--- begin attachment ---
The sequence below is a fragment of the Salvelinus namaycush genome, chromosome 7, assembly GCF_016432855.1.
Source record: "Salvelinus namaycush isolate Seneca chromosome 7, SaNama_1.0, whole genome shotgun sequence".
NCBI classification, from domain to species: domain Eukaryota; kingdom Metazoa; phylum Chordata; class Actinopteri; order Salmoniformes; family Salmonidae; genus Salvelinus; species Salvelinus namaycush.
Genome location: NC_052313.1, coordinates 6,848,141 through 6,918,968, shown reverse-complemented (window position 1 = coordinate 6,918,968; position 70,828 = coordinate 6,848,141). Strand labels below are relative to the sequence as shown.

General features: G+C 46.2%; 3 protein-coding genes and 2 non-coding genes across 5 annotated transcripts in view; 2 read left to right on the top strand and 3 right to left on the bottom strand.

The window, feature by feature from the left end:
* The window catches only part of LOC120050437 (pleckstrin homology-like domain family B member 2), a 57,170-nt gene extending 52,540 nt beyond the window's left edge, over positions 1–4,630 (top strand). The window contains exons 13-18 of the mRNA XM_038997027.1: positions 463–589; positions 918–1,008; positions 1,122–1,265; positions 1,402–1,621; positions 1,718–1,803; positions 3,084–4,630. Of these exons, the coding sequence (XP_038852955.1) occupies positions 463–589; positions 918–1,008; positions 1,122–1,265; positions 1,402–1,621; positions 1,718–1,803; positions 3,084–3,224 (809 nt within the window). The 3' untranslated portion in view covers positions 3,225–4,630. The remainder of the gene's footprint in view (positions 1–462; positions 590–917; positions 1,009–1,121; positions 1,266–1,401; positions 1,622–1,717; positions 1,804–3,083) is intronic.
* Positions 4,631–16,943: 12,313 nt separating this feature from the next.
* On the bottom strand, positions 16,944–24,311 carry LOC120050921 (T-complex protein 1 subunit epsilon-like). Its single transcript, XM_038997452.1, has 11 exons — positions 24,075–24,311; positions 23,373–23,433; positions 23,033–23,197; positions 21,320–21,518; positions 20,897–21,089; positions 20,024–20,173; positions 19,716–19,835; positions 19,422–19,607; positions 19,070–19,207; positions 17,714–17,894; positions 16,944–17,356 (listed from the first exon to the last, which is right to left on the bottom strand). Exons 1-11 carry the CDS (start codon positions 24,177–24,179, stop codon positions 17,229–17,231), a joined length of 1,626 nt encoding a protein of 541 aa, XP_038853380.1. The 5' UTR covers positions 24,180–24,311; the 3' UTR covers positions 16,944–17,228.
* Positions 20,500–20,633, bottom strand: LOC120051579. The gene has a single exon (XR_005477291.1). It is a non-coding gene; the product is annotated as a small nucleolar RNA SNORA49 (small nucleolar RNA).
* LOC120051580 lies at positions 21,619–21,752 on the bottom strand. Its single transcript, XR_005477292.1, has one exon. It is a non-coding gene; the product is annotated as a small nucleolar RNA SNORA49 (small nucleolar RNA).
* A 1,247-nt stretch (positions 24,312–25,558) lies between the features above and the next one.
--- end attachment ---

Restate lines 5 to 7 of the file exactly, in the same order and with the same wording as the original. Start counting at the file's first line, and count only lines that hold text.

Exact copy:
General features: G+C 46.2%; 3 protein-coding genes and 2 non-coding genes across 5 annotated transcripts in view; 2 read left to right on the top strand and 3 right to left on the bottom strand.

The window, feature by feature from the left end:
* The window catches only part of LOC120050437 (pleckstrin homology-like domain family B member 2), a 57,170-nt gene extending 52,540 nt beyond the window's left edge, over positions 1–4,630 (top strand). The window contains exons 13-18 of the mRNA XM_038997027.1: positions 463–589; positions 918–1,008; positions 1,122–1,265; positions 1,402–1,621; positions 1,718–1,803; positions 3,084–4,630. Of these exons, the coding sequence (XP_038852955.1) occupies positions 463–589; positions 918–1,008; positions 1,122–1,265; positions 1,402–1,621; positions 1,718–1,803; positions 3,084–3,224 (809 nt within the window). The 3' untranslated portion in view covers positions 3,225–4,630. The remainder of the gene's footprint in view (positions 1–462; positions 590–917; positions 1,009–1,121; positions 1,266–1,401; positions 1,622–1,717; positions 1,804–3,083) is intronic.